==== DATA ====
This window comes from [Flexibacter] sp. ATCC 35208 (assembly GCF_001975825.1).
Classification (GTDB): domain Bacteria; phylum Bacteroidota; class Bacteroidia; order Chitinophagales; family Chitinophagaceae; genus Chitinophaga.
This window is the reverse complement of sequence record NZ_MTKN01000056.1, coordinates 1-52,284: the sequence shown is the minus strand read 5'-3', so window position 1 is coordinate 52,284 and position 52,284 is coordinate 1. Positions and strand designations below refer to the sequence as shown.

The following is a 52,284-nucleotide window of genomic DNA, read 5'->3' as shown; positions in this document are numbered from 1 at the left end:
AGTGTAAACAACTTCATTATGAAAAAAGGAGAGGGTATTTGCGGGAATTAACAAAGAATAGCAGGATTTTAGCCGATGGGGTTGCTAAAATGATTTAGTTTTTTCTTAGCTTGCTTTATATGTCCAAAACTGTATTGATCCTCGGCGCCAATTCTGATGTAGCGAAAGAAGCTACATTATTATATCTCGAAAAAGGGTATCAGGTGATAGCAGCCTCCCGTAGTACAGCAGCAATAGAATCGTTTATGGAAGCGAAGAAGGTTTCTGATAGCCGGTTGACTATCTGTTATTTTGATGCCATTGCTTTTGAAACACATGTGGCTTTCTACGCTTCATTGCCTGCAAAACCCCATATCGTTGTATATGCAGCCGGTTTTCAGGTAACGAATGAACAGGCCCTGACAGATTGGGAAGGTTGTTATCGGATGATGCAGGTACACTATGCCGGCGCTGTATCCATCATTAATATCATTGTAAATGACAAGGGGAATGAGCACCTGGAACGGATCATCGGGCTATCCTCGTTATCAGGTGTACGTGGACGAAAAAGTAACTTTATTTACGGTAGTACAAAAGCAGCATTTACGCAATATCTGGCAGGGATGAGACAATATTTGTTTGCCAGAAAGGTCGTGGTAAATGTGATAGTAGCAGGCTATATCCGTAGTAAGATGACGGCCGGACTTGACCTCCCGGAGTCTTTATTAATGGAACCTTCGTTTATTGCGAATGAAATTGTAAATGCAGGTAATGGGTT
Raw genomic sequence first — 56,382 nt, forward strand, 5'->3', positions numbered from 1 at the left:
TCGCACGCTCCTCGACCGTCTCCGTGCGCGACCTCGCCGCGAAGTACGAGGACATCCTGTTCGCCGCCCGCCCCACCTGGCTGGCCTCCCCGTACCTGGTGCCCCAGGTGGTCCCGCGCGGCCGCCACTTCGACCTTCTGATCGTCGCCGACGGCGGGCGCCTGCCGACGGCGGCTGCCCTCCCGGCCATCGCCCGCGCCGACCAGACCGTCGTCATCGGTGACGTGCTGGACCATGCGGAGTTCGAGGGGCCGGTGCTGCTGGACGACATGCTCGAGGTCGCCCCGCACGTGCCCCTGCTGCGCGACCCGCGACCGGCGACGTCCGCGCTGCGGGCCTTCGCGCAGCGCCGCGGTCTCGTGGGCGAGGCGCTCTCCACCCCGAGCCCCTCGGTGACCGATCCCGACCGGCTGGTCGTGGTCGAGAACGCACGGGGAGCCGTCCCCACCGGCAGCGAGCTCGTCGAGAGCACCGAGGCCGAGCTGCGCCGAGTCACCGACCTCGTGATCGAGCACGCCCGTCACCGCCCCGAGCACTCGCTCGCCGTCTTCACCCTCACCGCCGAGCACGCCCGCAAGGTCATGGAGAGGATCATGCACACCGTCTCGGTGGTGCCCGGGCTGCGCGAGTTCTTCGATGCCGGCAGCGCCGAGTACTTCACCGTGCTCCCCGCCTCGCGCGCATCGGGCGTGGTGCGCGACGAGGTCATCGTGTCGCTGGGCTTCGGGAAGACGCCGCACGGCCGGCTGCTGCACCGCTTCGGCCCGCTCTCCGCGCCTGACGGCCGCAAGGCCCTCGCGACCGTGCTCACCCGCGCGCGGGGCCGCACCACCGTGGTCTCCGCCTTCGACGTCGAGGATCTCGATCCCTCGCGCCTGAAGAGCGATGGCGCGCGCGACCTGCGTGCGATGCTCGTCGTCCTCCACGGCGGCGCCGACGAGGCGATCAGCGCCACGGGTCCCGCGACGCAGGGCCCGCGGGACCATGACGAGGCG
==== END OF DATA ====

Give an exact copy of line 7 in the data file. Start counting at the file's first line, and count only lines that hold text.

TCGCACGCTCCTCGACCGTCTCCGTGCGCGACCTCGCCGCGAAGTACGAGGACATCCTGTTCGCCGCCCGCCCCACCTGGCTGGCCTCCCCGTACCTGGTGCCCCAGGTGGTCCCGCGCGGCCGCCACTTCGACCTTCTGATCGTCGCCGACGGCGGGCGCCTGCCGACGGCGGCTGCCCTCCCGGCCATCGCCCGCGCCGACCAGACCGTCGTCATCGGTGACGTGCTGGACCATGCGGAGTTCGAGGGGCCGGTGCTGCTGGACGACATGCTCGAGGTCGCCCCGCACGTGCCCCTGCTGCGCGACCCGCGACCGGCGACGTCCGCGCTGCGGGCCTTCGCGCAGCGCCGCGGTCTCGTGGGCGAGGCGCTCTCCACCCCGAGCCCCTCGGTGACCGATCCCGACCGGCTGGTCGTGGTCGAGAACGCACGGGGAGCCGTCCCCACCGGCAGCGAGCTCGTCGAGAGCACCGAGGCCGAGCTGCGCCGAGTCACCGACCTCGTGATCGAGCACGCCCGTCACCGCCCCGAGCACTCGCTCGCCGTCTTCACCCTCACCGCCGAGCACGCCCGCAAGGTCATGGAGAGGATCATGCACACCGTCTCGGTGGTGCCCGGGCTGCGCGAGTTCTTCGATGCCGGCAGCGCCGAGTACTTCACCGTGCTCCCCGCCTCGCGCGCATCGGGCGTGGTGCGCGACGAGGTCATCGTGTCGCTGGGCTTCGGGAAGACGCCGCACGGCCGGCTGCTGCACCGCTTCGGCCCGCTCTCCGCGCCTGACGGCCGCAAGGCCCTCGCGACCGTGCTCACCCGCGCGCGGGGCCGCACCACCGTGGTCTCCGCCTTCGACGTCGAGGATCTCGATCCCTCGCGCCTGAAGAGCGATGGCGCGCGCGACCTGCGTGCGATGCTCGTCGTCCTCCACGGCGGCGCCGACGAGGCGATCAGCGCCACGGGTCCCGCGACGCAGGGCCCGCGGGACCATGACGAGGCG